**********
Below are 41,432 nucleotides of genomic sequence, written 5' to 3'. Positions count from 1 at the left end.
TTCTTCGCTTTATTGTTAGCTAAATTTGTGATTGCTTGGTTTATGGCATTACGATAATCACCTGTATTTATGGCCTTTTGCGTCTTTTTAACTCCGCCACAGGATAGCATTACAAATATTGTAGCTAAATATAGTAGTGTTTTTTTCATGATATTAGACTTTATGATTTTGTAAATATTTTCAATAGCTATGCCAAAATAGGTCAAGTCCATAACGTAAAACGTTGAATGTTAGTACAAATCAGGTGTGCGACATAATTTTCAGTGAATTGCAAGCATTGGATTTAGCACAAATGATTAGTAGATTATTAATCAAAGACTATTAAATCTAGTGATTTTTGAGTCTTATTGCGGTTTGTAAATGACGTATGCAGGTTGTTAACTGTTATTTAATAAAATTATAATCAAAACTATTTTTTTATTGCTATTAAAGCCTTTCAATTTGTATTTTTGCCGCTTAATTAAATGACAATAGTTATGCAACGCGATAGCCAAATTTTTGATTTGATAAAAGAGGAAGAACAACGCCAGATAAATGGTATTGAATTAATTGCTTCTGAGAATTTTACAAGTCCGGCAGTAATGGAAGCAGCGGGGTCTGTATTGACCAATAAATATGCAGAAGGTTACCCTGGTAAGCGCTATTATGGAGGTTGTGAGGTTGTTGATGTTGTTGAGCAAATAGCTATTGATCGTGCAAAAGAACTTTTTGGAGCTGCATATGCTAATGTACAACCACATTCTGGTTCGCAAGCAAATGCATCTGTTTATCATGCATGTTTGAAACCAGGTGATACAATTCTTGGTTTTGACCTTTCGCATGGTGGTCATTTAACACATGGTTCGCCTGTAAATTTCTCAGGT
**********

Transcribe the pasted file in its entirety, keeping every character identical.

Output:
Below are 41,432 nucleotides of genomic sequence, written 5' to 3'. Positions count from 1 at the left end.
TTCTTCGCTTTATTGTTAGCTAAATTTGTGATTGCTTGGTTTATGGCATTACGATAATCACCTGTATTTATGGCCTTTTGCGTCTTTTTAACTCCGCCACAGGATAGCATTACAAATATTGTAGCTAAATATAGTAGTGTTTTTTTCATGATATTAGACTTTATGATTTTGTAAATATTTTCAATAGCTATGCCAAAATAGGTCAAGTCCATAACGTAAAACGTTGAATGTTAGTACAAATCAGGTGTGCGACATAATTTTCAGTGAATTGCAAGCATTGGATTTAGCACAAATGATTAGTAGATTATTAATCAAAGACTATTAAATCTAGTGATTTTTGAGTCTTATTGCGGTTTGTAAATGACGTATGCAGGTTGTTAACTGTTATTTAATAAAATTATAATCAAAACTATTTTTTTATTGCTATTAAAGCCTTTCAATTTGTATTTTTGCCGCTTAATTAAATGACAATAGTTATGCAACGCGATAGCCAAATTTTTGATTTGATAAAAGAGGAAGAACAACGCCAGATAAATGGTATTGAATTAATTGCTTCTGAGAATTTTACAAGTCCGGCAGTAATGGAAGCAGCGGGGTCTGTATTGACCAATAAATATGCAGAAGGTTACCCTGGTAAGCGCTATTATGGAGGTTGTGAGGTTGTTGATGTTGTTGAGCAAATAGCTATTGATCGTGCAAAAGAACTTTTTGGAGCTGCATATGCTAATGTACAACCACATTCTGGTTCGCAAGCAAATGCATCTGTTTATCATGCATGTTTGAAACCAGGTGATACAATTCTTGGTTTTGACCTTTCGCATGGTGGTCATTTAACACATGGTTCGCCTGTAAATTTCTCAGGT